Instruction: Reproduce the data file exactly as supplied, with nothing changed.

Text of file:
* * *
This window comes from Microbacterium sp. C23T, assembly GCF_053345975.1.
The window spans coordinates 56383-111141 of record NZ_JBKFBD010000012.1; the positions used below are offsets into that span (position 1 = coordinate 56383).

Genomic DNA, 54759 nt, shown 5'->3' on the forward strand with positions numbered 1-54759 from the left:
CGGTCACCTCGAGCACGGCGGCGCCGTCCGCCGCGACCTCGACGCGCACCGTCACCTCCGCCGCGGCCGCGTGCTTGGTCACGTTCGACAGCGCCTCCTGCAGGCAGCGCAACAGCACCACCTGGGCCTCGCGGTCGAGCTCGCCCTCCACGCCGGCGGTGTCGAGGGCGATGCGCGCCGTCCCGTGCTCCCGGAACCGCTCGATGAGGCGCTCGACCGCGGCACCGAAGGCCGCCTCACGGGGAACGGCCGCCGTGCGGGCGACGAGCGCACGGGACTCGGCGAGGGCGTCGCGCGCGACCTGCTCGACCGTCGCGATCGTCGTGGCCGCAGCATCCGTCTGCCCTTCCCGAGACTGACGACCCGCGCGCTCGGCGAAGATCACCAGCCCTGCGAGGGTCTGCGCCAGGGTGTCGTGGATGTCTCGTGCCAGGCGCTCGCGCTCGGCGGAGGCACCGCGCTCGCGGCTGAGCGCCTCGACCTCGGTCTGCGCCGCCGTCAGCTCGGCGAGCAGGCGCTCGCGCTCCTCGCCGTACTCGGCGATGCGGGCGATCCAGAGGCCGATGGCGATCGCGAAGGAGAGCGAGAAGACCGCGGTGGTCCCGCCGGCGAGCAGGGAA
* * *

This window comes from Microbacterium sp. C23T, assembly GCF_053345975.1.
The window spans coordinates 56383-111141 of record NZ_JBKFBD010000012.1; the positions used below are offsets into that span (position 1 = coordinate 56383).

Genomic DNA, 54759 nt, shown 5'->3' on the forward strand with positions numbered 1-54759 from the left:
CGGTCACCTCGAGCACGGCGGCGCCGTCCGCCGCGACCTCGACGCGCACCGTCACCTCCGCCGCGGCCGCGTGCTTGGTCACGTTCGACAGCGCCTCCTGCAGGCAGCGCAACAGCACCACCTGGGCCTCGCGGTCGAGCTCGCCCTCCACGCCGGCGGTGTCGAGGGCGATGCGCGCCGTCCCGTGCTCCCGGAACCGCTCGATGAGGCGCTCGACCGCGGCACCGAAGGCCGCCTCACGGGGAACGGCCGCCGTGCGGGCGACGAGCGCACGGGACTCGGCGAGGGCGTCGCGCGCGACCTGCTCGACCGTCGCGATCGTCGTGGCCGCAGCATCCGTCTGCCCTTCCCGAGACTGACGACCCGCGCGCTCGGCGAAGATCACCAGCCCTGCGAGGGTCTGCGCCAGGGTGTCGTGGATGTCTCGTGCCAGGCGCTCGCGCTCGGCGGAGGCACCGCGCTCGCGGCTGAGCGCCTCGACCTCGGTCTGCGCCGCCGTCAGCTCGGCGAGCAGGCGCTCGCGCTCCTCGCCGTACTCGGCGATGCGGGCGATCCAGAGGCCGATGGCGATCGCGAAGGAGAGCGAGAAGACCGCGGTGGTCCCGCCGGCGAGCAGGGAA